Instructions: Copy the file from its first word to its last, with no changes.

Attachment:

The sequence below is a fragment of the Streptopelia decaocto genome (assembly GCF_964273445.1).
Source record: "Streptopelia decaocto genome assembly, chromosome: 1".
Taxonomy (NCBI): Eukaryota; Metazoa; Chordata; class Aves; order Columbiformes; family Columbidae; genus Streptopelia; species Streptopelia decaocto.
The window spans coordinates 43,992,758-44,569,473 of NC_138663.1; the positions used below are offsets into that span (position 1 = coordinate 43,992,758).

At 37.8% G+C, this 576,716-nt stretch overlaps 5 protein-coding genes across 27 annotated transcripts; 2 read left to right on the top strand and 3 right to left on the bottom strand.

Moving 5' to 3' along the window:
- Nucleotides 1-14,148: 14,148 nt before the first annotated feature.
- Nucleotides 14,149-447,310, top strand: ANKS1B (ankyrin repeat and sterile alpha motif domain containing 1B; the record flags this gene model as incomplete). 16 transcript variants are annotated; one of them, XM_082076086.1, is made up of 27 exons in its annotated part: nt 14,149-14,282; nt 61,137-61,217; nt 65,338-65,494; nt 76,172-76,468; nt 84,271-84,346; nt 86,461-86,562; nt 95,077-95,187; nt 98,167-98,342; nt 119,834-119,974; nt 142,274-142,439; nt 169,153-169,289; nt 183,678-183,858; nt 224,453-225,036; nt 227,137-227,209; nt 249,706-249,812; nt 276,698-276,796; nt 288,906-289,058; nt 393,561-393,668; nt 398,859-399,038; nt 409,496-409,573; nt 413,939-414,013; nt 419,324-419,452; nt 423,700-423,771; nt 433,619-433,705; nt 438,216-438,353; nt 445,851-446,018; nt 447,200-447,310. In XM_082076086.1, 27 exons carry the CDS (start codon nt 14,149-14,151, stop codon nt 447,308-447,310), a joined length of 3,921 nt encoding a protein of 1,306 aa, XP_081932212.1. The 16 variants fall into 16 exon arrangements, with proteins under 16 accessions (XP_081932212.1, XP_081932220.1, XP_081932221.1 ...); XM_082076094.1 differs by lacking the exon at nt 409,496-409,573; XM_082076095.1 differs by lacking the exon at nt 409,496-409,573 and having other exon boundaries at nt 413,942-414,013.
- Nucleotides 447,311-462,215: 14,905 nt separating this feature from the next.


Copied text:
The sequence below is a fragment of the Streptopelia decaocto genome (assembly GCF_964273445.1).
Source record: "Streptopelia decaocto genome assembly, chromosome: 1".
Taxonomy (NCBI): Eukaryota; Metazoa; Chordata; class Aves; order Columbiformes; family Columbidae; genus Streptopelia; species Streptopelia decaocto.
The window spans coordinates 43,992,758-44,569,473 of NC_138663.1; the positions used below are offsets into that span (position 1 = coordinate 43,992,758).

At 37.8% G+C, this 576,716-nt stretch overlaps 5 protein-coding genes across 27 annotated transcripts; 2 read left to right on the top strand and 3 right to left on the bottom strand.

Moving 5' to 3' along the window:
- Nucleotides 1-14,148: 14,148 nt before the first annotated feature.
- Nucleotides 14,149-447,310, top strand: ANKS1B (ankyrin repeat and sterile alpha motif domain containing 1B; the record flags this gene model as incomplete). 16 transcript variants are annotated; one of them, XM_082076086.1, is made up of 27 exons in its annotated part: nt 14,149-14,282; nt 61,137-61,217; nt 65,338-65,494; nt 76,172-76,468; nt 84,271-84,346; nt 86,461-86,562; nt 95,077-95,187; nt 98,167-98,342; nt 119,834-119,974; nt 142,274-142,439; nt 169,153-169,289; nt 183,678-183,858; nt 224,453-225,036; nt 227,137-227,209; nt 249,706-249,812; nt 276,698-276,796; nt 288,906-289,058; nt 393,561-393,668; nt 398,859-399,038; nt 409,496-409,573; nt 413,939-414,013; nt 419,324-419,452; nt 423,700-423,771; nt 433,619-433,705; nt 438,216-438,353; nt 445,851-446,018; nt 447,200-447,310. In XM_082076086.1, 27 exons carry the CDS (start codon nt 14,149-14,151, stop codon nt 447,308-447,310), a joined length of 3,921 nt encoding a protein of 1,306 aa, XP_081932212.1. The 16 variants fall into 16 exon arrangements, with proteins under 16 accessions (XP_081932212.1, XP_081932220.1, XP_081932221.1 ...); XM_082076094.1 differs by lacking the exon at nt 409,496-409,573; XM_082076095.1 differs by lacking the exon at nt 409,496-409,573 and having other exon boundaries at nt 413,942-414,013.
- Nucleotides 447,311-462,215: 14,905 nt separating this feature from the next.